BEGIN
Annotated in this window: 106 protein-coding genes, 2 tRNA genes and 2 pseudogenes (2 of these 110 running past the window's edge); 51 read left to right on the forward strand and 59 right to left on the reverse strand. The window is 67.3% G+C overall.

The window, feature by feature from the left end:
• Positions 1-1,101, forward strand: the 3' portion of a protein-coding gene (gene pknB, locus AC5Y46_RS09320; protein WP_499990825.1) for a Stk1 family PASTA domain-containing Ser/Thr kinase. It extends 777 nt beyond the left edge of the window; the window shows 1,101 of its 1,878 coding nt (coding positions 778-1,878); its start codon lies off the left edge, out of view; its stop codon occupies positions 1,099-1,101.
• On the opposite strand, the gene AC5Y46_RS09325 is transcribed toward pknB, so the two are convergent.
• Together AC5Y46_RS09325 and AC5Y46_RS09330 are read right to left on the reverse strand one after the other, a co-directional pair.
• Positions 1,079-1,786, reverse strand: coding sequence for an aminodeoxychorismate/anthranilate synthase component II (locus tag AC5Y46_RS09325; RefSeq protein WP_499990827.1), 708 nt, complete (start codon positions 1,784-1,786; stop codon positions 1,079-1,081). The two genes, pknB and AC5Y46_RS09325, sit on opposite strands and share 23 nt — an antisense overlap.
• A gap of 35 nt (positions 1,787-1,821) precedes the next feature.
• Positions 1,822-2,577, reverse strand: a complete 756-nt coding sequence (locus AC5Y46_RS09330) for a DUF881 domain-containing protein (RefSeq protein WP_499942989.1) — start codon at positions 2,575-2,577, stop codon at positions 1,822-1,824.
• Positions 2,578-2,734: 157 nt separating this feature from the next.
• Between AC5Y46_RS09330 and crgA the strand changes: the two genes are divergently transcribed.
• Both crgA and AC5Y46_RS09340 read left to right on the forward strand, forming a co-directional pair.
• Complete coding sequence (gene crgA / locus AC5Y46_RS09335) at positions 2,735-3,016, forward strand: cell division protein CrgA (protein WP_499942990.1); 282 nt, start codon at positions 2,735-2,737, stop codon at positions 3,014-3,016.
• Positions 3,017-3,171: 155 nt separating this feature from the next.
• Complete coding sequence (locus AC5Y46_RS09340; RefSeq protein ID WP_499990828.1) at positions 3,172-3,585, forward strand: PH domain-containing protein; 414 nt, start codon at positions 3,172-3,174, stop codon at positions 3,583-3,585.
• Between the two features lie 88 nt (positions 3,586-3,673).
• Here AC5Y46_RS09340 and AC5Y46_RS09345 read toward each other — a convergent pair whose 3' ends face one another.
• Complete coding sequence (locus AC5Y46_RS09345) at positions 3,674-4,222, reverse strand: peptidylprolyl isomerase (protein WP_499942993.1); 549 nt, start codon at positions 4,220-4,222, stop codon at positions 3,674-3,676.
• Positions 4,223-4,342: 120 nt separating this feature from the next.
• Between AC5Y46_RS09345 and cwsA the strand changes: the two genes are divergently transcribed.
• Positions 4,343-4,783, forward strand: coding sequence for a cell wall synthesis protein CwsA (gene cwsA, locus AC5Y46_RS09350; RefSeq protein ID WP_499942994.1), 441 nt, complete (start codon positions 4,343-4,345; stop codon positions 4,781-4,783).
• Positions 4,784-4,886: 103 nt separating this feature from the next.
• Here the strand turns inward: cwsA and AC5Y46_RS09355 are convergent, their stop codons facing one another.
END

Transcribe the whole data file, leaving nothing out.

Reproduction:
Annotated in this window: 106 protein-coding genes, 2 tRNA genes and 2 pseudogenes (2 of these 110 running past the window's edge); 51 read left to right on the forward strand and 59 right to left on the reverse strand. The window is 67.3% G+C overall.

The window, feature by feature from the left end:
• Positions 1-1,101, forward strand: the 3' portion of a protein-coding gene (gene pknB, locus AC5Y46_RS09320; protein WP_499990825.1) for a Stk1 family PASTA domain-containing Ser/Thr kinase. It extends 777 nt beyond the left edge of the window; the window shows 1,101 of its 1,878 coding nt (coding positions 778-1,878); its start codon lies off the left edge, out of view; its stop codon occupies positions 1,099-1,101.
• On the opposite strand, the gene AC5Y46_RS09325 is transcribed toward pknB, so the two are convergent.
• Together AC5Y46_RS09325 and AC5Y46_RS09330 are read right to left on the reverse strand one after the other, a co-directional pair.
• Positions 1,079-1,786, reverse strand: coding sequence for an aminodeoxychorismate/anthranilate synthase component II (locus tag AC5Y46_RS09325; RefSeq protein WP_499990827.1), 708 nt, complete (start codon positions 1,784-1,786; stop codon positions 1,079-1,081). The two genes, pknB and AC5Y46_RS09325, sit on opposite strands and share 23 nt — an antisense overlap.
• A gap of 35 nt (positions 1,787-1,821) precedes the next feature.
• Positions 1,822-2,577, reverse strand: a complete 756-nt coding sequence (locus AC5Y46_RS09330) for a DUF881 domain-containing protein (RefSeq protein WP_499942989.1) — start codon at positions 2,575-2,577, stop codon at positions 1,822-1,824.
• Positions 2,578-2,734: 157 nt separating this feature from the next.
• Between AC5Y46_RS09330 and crgA the strand changes: the two genes are divergently transcribed.
• Both crgA and AC5Y46_RS09340 read left to right on the forward strand, forming a co-directional pair.
• Complete coding sequence (gene crgA / locus AC5Y46_RS09335) at positions 2,735-3,016, forward strand: cell division protein CrgA (protein WP_499942990.1); 282 nt, start codon at positions 2,735-2,737, stop codon at positions 3,014-3,016.
• Positions 3,017-3,171: 155 nt separating this feature from the next.
• Complete coding sequence (locus AC5Y46_RS09340; RefSeq protein ID WP_499990828.1) at positions 3,172-3,585, forward strand: PH domain-containing protein; 414 nt, start codon at positions 3,172-3,174, stop codon at positions 3,583-3,585.
• Between the two features lie 88 nt (positions 3,586-3,673).
• Here AC5Y46_RS09340 and AC5Y46_RS09345 read toward each other — a convergent pair whose 3' ends face one another.
• Complete coding sequence (locus AC5Y46_RS09345) at positions 3,674-4,222, reverse strand: peptidylprolyl isomerase (protein WP_499942993.1); 549 nt, start codon at positions 4,220-4,222, stop codon at positions 3,674-3,676.
• Positions 4,223-4,342: 120 nt separating this feature from the next.
• Between AC5Y46_RS09345 and cwsA the strand changes: the two genes are divergently transcribed.
• Positions 4,343-4,783, forward strand: coding sequence for a cell wall synthesis protein CwsA (gene cwsA, locus AC5Y46_RS09350; RefSeq protein ID WP_499942994.1), 441 nt, complete (start codon positions 4,343-4,345; stop codon positions 4,781-4,783).
• Positions 4,784-4,886: 103 nt separating this feature from the next.
• Here the strand turns inward: cwsA and AC5Y46_RS09355 are convergent, their stop codons facing one another.